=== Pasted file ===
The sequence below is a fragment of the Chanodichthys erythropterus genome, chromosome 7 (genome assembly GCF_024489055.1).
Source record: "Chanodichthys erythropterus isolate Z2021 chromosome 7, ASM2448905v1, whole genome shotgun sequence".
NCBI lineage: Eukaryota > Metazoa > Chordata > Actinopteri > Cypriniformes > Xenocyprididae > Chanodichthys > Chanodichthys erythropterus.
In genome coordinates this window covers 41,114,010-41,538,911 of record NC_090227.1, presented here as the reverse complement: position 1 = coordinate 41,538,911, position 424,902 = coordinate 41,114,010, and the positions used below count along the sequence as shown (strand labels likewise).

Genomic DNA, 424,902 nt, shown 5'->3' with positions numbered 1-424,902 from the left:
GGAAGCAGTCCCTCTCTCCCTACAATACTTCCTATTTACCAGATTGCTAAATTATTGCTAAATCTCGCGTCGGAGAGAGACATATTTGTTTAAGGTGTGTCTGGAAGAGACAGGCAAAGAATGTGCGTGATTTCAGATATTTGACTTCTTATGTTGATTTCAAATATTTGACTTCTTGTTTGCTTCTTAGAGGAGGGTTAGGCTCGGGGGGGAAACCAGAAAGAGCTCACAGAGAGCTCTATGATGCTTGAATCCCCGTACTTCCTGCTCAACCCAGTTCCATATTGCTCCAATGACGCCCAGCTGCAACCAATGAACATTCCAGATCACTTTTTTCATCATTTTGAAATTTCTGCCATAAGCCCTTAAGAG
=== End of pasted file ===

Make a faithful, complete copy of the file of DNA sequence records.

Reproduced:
The sequence below is a fragment of the Chanodichthys erythropterus genome, chromosome 7 (genome assembly GCF_024489055.1).
Source record: "Chanodichthys erythropterus isolate Z2021 chromosome 7, ASM2448905v1, whole genome shotgun sequence".
NCBI lineage: Eukaryota > Metazoa > Chordata > Actinopteri > Cypriniformes > Xenocyprididae > Chanodichthys > Chanodichthys erythropterus.
In genome coordinates this window covers 41,114,010-41,538,911 of record NC_090227.1, presented here as the reverse complement: position 1 = coordinate 41,538,911, position 424,902 = coordinate 41,114,010, and the positions used below count along the sequence as shown (strand labels likewise).

Genomic DNA, 424,902 nt, shown 5'->3' with positions numbered 1-424,902 from the left:
GGAAGCAGTCCCTCTCTCCCTACAATACTTCCTATTTACCAGATTGCTAAATTATTGCTAAATCTCGCGTCGGAGAGAGACATATTTGTTTAAGGTGTGTCTGGAAGAGACAGGCAAAGAATGTGCGTGATTTCAGATATTTGACTTCTTATGTTGATTTCAAATATTTGACTTCTTGTTTGCTTCTTAGAGGAGGGTTAGGCTCGGGGGGGAAACCAGAAAGAGCTCACAGAGAGCTCTATGATGCTTGAATCCCCGTACTTCCTGCTCAACCCAGTTCCATATTGCTCCAATGACGCCCAGCTGCAACCAATGAACATTCCAGATCACTTTTTTCATCATTTTGAAATTTCTGCCATAAGCCCTTAAGAG